NC Soil Moisture Levels Remain Stable
In the latest crop progress report for North Carolina released Tuesday, there were almost 6 days suitable for fieldwork in the Tar heel state in the week ended November 10th. Statewide moisture levels were rated at 2% very short, 30% short, 65% adequate and 3% surplus. The state received little precipitation during the week, and the dry, warm conditions allowed for significant increases in small grain plantings and sweet potato and soybean harvest, both of which still remain slightly behind last year and the five-year average.
Lenoir County Extension reports that Soybean harvest continues but is delayed due to the above average rain fall during June & July. This has also caused problems with cotton bolls not opening on the upper half of the plant.
Paul Westfall with Granville County Extension reports that Soil is still dry. Pond, lake & stream levels are down. Soybean harvest is just starting, as is grain sorghum harvest. Wheat planting continued, with many fields emerged and growing. Most livestock farmers are feeding hay as pastures did not get normal fall growth due to dry conditions.
Sunny Days Allow SC Crops to Advance
Sunny days and seasonal temperatures in South Carolina allowed producers ample time for fieldwork and other outdoor activities around the farm as reported in the latest crop progress report released on Tuesday. Soil moisture ratings were reported at 6% very short, 55% short, and 39% adequate.
There were more than 6 and a half days suitable for fieldwork across the state in the week ended November 10th. By the end of the week cotton bolls were 98% open and 46% of the crop was harvested, well behind the five-year average. Peanut harvest moved closer to completion with 97% of the crop harvested by week’s end, slightly ahead of the five-year average, but only 28% of the crop had been harvested lagging well behind last year’s 41% and the five-year average of 35%.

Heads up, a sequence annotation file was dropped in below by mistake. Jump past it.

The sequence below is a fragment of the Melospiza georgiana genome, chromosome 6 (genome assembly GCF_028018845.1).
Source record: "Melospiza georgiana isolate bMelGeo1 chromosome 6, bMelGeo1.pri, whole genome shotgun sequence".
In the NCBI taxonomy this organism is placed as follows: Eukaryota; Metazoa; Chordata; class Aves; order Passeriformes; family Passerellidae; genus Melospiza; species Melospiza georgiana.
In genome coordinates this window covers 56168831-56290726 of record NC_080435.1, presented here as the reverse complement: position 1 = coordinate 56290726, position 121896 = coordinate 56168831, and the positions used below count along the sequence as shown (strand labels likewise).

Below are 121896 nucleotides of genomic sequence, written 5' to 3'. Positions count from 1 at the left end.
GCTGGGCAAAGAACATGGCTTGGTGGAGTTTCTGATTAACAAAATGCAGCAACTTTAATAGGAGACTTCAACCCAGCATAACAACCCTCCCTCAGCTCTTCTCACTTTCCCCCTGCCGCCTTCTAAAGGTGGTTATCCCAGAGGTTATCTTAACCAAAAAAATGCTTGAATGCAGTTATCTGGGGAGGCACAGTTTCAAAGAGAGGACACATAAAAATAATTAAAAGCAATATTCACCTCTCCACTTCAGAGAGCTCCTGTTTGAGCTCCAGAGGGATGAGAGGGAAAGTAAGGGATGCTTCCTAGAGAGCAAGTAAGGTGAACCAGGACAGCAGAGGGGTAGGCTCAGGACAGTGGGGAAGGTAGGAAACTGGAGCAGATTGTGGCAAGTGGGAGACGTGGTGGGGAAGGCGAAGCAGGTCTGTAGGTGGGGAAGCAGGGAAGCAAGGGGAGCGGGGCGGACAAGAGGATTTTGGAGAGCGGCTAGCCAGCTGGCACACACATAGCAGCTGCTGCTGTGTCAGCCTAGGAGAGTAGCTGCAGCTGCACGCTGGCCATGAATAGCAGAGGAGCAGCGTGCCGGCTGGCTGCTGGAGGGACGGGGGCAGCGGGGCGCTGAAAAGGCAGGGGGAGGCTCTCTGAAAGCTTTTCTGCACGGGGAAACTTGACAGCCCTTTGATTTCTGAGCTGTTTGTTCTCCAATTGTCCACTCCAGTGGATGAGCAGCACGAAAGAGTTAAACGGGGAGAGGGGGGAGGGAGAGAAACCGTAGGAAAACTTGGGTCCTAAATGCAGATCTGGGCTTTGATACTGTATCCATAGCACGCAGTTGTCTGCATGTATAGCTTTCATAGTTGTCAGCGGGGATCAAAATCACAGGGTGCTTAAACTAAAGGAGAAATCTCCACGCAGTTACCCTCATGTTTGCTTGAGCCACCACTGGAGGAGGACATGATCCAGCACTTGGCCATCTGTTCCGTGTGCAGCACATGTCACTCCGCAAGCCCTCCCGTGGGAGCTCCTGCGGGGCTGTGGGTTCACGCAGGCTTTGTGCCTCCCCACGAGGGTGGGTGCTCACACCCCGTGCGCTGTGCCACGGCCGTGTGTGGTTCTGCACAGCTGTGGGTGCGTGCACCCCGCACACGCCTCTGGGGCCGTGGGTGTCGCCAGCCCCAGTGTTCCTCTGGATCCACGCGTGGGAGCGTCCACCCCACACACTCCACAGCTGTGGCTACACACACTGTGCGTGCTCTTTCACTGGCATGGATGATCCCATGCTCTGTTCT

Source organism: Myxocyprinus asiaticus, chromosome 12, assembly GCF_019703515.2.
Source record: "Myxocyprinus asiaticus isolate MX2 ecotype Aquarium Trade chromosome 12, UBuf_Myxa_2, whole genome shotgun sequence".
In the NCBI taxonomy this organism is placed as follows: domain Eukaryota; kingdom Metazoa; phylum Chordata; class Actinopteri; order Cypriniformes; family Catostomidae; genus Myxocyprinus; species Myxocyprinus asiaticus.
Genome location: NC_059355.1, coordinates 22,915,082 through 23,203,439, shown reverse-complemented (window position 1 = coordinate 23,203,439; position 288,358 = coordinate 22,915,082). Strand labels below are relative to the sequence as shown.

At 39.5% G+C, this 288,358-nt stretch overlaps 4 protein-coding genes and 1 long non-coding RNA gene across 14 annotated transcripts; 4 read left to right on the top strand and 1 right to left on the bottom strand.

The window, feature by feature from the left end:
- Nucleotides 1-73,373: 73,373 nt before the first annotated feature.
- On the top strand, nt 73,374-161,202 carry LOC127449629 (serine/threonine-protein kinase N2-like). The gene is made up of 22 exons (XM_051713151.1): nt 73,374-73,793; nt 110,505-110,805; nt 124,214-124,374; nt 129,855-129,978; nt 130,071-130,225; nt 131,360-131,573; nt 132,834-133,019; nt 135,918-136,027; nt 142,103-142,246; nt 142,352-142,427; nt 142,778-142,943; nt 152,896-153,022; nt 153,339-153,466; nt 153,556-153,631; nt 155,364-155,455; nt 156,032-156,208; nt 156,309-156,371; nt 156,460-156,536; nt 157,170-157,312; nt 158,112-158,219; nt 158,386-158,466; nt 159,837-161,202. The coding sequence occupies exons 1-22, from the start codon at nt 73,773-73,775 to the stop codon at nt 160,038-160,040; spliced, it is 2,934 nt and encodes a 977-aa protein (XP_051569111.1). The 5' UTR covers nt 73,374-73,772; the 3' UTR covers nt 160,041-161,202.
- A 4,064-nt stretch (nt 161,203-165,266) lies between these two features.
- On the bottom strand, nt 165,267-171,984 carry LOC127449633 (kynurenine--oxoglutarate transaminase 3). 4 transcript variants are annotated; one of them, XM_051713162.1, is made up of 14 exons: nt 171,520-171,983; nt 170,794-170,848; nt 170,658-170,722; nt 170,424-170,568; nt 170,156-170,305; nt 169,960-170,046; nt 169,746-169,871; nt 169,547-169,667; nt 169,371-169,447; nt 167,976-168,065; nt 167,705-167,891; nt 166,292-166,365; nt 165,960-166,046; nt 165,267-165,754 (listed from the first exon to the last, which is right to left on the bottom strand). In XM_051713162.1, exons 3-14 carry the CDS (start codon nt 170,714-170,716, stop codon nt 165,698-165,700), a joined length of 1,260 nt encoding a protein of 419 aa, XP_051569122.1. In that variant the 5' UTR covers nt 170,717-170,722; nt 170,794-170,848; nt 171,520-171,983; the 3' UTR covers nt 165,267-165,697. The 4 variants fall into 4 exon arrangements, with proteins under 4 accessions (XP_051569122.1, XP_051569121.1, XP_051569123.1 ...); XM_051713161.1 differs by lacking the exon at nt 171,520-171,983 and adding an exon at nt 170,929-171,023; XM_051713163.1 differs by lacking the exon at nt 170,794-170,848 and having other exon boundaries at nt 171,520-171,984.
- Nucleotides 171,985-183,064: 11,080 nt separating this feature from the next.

FDA Looking at Safety Regulations for Spices
The Food and Drug Administration has released a study zeroing in on the potential public health risk of consuming spices, responding to recent outbreaks caused by the consumption of salmonella-contaminated spices in the United States, and suggests future improvements in spice safety.
The study's findings suggest that the presence of pathogens such as salmonella and filth in spices is “a systemic challenge,” the American Meat Institute said.
Failures identified in the food safety system potentially causing adulteration of consumed spice generally arose from poor/inconsistent application of appropriate preventive controls.
More Funding for Savannah River Project
Georgia Gov. Nathan Deal has announced plans to set aside money in his next budget proposal for a project to deepen the Port of Savannah's shipping channel.
Deal said Wednesday he plans to set aside $35 million for the project in the next proposal. If approved, Deal says the allocation would bring the state's total contribution to $266 million.
The U.S. House of Representatives voted 417-3 in late October to approve an $8.2 billion plan to support water-related projects nationwide. The plan would also raise a $459 million spending cap congress put on the project by nearly $200 million to reach its current cost estimate of $652 million.
South Dakota Livestock Losses Continue to Mount
Livestock losses in South Dakota, where the state’s Animal Industry Board continues to receive reports twice daily ranchers from around the state, continue to mount when the area was slammed in early October by a freak storm.
As of Friday, the state had lost 14,957 cattle; 1,258 sheep; 288 horses; and 40 bison, according to State Veterinarian Dustin Oedekoven, who went on to say he feels the numbers could easily double. To put the numbers in perspective; in an already reduced cattle herd due to long-term drought, total losses could equal a week’s worth of processing for the country’s beef supply. relief efforts from surrounding states offering replacement heifers to ranchers heavily damaged by the storm continue.